1. Because so many of you loved my Indie Artist Spotlight featuring Stéphanie Kilgast of PetitPlat, I know you’ll be excited to hear she just published her first miniature food tutorial book! Now you can follow her step-by-step instructions in English and French (with lots of photos) for making your own polymer clay cakes and breads, etc.
Repas de Fête/Party Food contains 21 projects centered around the holidays, and is suitable for beginners as well as advanced clayers. Copies are available directly from Stéphanie via her website, and last I heard, they’re selling like hotcakes. Order your copy now!
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2. Attention Hungry Writers! Have you heard about the Eat This Poem Poetry Contest?
The lovely Nicole is accepting submissions (1-3 pages of poems) now through August 15th. All poems must contain a food reference of some kind (previously published poems okay). The winning poet’s poem will be featured at Eat This Poem with a recipe inspired by the work, and he/she will also receive a copy of The Hungry Ear: Poems of Food & Drink (LOVE this anthology) and a one-year subscription to Poets & Writers Magazine. Click here for all the details.
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3. Remember when I featured Frances Kakugawa’s poem, “Emily Dickinson, I Am Somebody,” inspired by her experiences as a dementia patient caregiver and poetry workshop leader? Recently I was contacted by the editor of The Respite Reporter (newsletter for the Brookdale National Group Respite Program), for permission to reprint my entire post about Frances in their July 2013 issue.
The Group Respite Program provides unique opportunities for Alzheimer’s/dementia patients and offers relief and support for family members and caregivers. It’s nice to be able to help spread the word about Frances’s wonderful work as a poet caregiver. Click here to see the article, and be sure to scroll down to read Frances’s other poem about her mother, “Matsue Kakugawa.” It kills me every time.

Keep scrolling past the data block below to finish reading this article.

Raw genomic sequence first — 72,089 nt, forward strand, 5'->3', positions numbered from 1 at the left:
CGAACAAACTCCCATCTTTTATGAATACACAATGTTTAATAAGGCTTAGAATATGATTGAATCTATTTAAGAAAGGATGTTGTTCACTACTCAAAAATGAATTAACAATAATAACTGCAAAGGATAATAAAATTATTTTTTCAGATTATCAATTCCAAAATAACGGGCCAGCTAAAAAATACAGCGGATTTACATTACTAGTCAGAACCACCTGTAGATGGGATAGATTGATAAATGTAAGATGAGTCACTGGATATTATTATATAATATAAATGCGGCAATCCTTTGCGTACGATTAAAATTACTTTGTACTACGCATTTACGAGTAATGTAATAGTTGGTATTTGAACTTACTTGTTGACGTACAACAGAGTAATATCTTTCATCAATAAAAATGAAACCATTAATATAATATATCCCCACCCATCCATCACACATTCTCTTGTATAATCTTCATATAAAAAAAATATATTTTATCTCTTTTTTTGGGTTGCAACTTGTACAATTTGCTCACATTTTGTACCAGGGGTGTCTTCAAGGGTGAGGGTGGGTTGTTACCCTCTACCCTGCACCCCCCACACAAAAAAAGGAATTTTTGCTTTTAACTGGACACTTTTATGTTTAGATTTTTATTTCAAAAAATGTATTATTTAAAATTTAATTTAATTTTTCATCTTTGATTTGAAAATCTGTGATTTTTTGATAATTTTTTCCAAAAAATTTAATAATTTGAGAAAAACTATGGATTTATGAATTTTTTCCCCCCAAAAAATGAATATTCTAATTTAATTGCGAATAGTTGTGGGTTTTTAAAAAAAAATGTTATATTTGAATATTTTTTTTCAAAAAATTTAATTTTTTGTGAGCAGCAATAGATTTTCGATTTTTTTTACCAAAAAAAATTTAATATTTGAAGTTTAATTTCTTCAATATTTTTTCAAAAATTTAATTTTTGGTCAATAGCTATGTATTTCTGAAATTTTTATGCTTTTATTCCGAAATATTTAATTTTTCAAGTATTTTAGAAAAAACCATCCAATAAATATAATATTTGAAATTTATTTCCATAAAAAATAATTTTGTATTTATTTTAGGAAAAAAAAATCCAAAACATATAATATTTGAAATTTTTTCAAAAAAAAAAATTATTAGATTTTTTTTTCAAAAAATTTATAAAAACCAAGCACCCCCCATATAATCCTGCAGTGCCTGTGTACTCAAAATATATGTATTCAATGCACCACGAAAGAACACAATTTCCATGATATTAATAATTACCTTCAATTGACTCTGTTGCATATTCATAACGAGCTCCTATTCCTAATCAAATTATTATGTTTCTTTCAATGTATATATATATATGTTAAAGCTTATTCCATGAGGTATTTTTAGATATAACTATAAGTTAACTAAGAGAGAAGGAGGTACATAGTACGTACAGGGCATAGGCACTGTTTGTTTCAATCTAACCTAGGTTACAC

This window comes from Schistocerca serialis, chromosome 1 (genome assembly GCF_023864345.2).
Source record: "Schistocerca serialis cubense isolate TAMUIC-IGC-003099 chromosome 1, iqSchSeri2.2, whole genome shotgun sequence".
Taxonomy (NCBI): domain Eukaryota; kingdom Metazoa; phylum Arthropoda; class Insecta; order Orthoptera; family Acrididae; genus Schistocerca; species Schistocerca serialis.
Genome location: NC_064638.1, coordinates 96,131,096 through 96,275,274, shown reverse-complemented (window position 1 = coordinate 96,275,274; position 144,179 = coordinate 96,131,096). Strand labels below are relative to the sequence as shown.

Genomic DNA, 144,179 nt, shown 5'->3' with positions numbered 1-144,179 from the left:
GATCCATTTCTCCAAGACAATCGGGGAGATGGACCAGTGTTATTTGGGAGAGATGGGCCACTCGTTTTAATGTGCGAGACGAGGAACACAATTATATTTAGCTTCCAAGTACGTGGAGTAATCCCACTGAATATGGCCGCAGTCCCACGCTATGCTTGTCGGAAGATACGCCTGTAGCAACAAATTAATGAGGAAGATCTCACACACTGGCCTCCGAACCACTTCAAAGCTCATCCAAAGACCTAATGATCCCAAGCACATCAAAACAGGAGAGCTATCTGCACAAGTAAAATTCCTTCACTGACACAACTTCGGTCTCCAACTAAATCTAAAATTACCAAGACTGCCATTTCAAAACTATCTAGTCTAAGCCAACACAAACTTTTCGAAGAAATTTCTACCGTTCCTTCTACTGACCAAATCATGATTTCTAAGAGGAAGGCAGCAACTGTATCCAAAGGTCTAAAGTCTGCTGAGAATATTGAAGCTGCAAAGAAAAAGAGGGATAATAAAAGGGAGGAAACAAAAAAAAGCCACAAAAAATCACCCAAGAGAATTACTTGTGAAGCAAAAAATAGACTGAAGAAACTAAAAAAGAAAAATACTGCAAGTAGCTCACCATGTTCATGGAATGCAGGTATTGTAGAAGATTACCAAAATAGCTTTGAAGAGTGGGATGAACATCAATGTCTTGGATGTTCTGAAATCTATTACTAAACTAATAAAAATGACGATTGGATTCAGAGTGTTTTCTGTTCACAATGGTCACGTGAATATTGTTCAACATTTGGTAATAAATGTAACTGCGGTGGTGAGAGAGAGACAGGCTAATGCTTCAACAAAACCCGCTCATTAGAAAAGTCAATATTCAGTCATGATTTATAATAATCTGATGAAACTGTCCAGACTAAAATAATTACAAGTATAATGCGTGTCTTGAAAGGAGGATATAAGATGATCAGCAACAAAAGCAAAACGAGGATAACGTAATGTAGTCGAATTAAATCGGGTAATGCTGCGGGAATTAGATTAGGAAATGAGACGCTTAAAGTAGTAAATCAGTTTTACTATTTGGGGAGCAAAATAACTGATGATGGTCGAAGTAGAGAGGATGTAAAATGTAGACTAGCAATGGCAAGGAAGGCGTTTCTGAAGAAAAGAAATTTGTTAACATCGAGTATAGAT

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4. By now, I hope most of you have read Lee & Low’s most excellent post about the lack of diversity in children’s books, “Why Hasn’t the Number of Multicultural Books Increased in 18 Years?” It is indeed a hot topic these days and a sensitive issue for those of us who write stories featuring non-white characters.
I grew up never seeing myself reflected in the books I read — and I CANNOT believe that even after all this time, for kids born two generations later, there’s still a dearth of good children’s books being published by and about people of color. It’s a travesty pure and simple, and from where I sit, it hurts, it really does.
There were several good responses to Lee & Low’s post, but the best by far is “It All Comes Down to This,” by Tanita S. Davis — her post is impassioned and spot-on, and she was able to express many of the thoughts and feelings I’ve been struggling to articulate for a long time. A MUST READ for sure.
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5. I know many of you are Barbara Crooker fans — her newest poetry collection, Gold (Cascade Books, 2013), was officially released last month! The focus of this collection is the loss of her mother. Other themes include aging, loss of friends, and the difficulties and joys of a long-term marriage. You can order directly from the publisher at the special price of $8.80. Can’t wait for my copy to arrive!
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Okey dokey. Hope you’re having a good week!
Copyright © 2013 Jama Rattigan of Jama’s Alphabet Soup. All rights reserved.